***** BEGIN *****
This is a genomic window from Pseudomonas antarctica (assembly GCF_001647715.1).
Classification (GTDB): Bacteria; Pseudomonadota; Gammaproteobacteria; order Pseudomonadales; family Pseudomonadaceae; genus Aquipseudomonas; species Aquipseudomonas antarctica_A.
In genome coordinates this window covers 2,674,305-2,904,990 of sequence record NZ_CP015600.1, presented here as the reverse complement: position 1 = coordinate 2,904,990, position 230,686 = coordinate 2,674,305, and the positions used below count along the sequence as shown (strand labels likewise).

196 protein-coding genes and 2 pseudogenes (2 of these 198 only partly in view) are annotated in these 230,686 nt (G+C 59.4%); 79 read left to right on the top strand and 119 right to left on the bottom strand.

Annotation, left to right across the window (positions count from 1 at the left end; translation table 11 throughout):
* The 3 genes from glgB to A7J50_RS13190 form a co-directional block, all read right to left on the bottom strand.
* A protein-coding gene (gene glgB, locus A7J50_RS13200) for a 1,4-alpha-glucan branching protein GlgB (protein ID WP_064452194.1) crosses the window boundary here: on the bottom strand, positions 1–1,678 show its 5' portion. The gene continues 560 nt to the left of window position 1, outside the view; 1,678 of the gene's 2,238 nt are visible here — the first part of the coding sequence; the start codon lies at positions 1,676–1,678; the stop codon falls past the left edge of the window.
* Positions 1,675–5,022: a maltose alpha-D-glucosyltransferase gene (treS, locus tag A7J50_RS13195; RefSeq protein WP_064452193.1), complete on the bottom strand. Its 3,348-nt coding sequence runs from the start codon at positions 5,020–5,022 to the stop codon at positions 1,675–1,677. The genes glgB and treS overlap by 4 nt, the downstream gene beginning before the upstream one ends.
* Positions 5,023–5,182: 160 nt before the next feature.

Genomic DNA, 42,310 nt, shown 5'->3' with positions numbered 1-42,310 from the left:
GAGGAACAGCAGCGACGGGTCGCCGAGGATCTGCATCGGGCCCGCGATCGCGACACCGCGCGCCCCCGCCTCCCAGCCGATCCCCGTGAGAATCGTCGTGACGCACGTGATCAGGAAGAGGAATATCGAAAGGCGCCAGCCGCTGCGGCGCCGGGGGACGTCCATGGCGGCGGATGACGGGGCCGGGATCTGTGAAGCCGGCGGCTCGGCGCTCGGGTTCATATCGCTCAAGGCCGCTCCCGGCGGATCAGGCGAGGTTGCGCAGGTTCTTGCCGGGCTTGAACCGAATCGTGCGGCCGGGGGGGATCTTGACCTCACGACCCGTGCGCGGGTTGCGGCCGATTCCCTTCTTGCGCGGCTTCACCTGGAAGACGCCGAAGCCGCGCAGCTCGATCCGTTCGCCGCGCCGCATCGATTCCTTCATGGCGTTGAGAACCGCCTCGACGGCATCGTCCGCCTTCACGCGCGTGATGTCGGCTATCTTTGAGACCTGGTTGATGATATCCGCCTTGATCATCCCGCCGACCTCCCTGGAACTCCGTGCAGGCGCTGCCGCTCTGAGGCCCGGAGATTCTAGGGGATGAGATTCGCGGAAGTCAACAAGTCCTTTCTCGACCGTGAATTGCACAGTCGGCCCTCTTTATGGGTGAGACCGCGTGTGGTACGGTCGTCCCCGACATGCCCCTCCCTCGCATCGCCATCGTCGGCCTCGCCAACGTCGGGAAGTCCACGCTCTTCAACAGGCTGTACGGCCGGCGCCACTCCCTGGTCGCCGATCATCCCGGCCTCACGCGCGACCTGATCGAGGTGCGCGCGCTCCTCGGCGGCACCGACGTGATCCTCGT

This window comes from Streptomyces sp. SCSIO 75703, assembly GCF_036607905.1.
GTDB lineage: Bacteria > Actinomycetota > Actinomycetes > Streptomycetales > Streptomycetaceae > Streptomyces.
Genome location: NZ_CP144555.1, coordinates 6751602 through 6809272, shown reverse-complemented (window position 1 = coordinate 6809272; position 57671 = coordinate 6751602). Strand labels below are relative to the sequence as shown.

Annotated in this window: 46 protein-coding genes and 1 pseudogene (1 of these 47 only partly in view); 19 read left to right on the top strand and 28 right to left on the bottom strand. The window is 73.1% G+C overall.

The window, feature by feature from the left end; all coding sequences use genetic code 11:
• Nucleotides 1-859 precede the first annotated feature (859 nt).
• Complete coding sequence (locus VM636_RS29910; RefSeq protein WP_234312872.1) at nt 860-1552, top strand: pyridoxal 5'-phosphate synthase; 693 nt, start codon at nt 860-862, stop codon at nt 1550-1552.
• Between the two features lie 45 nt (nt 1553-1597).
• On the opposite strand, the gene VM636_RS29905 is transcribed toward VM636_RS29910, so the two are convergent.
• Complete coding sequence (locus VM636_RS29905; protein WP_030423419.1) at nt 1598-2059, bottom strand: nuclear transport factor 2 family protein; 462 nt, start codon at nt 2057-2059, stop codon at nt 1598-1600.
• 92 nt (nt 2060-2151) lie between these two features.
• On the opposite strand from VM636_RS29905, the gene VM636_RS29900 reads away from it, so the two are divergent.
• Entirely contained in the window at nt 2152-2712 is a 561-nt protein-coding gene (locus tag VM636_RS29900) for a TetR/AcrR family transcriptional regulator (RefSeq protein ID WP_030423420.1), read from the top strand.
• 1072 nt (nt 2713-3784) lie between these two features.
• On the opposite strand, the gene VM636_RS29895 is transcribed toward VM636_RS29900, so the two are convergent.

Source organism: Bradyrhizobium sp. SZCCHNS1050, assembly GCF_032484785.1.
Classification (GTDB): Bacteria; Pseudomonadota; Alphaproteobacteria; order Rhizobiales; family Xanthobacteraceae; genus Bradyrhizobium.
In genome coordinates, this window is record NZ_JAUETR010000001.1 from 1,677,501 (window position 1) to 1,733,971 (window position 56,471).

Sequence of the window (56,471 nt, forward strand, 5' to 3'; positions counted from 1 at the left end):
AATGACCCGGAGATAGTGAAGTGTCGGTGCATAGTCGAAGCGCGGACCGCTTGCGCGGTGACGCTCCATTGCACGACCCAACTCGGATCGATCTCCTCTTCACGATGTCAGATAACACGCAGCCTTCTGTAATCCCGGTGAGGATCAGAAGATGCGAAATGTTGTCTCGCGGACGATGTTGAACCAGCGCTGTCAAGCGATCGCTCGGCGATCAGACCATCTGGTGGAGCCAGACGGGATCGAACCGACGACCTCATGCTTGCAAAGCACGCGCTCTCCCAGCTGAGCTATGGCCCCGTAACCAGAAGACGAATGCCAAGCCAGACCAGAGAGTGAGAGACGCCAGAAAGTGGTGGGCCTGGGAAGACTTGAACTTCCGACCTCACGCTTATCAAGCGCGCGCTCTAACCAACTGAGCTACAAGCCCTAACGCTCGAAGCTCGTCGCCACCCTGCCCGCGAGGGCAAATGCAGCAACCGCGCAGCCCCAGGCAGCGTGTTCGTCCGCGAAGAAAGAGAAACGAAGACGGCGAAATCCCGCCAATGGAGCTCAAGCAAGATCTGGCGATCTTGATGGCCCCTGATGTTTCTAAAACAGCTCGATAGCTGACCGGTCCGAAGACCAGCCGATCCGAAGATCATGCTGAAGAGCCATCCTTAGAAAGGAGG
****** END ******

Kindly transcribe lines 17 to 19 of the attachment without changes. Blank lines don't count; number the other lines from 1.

• Nucleotides 1-859 precede the first annotated feature (859 nt).
• Complete coding sequence (locus VM636_RS29910; RefSeq protein WP_234312872.1) at nt 860-1552, top strand: pyridoxal 5'-phosphate synthase; 693 nt, start codon at nt 860-862, stop codon at nt 1550-1552.
• Between the two features lie 45 nt (nt 1553-1597).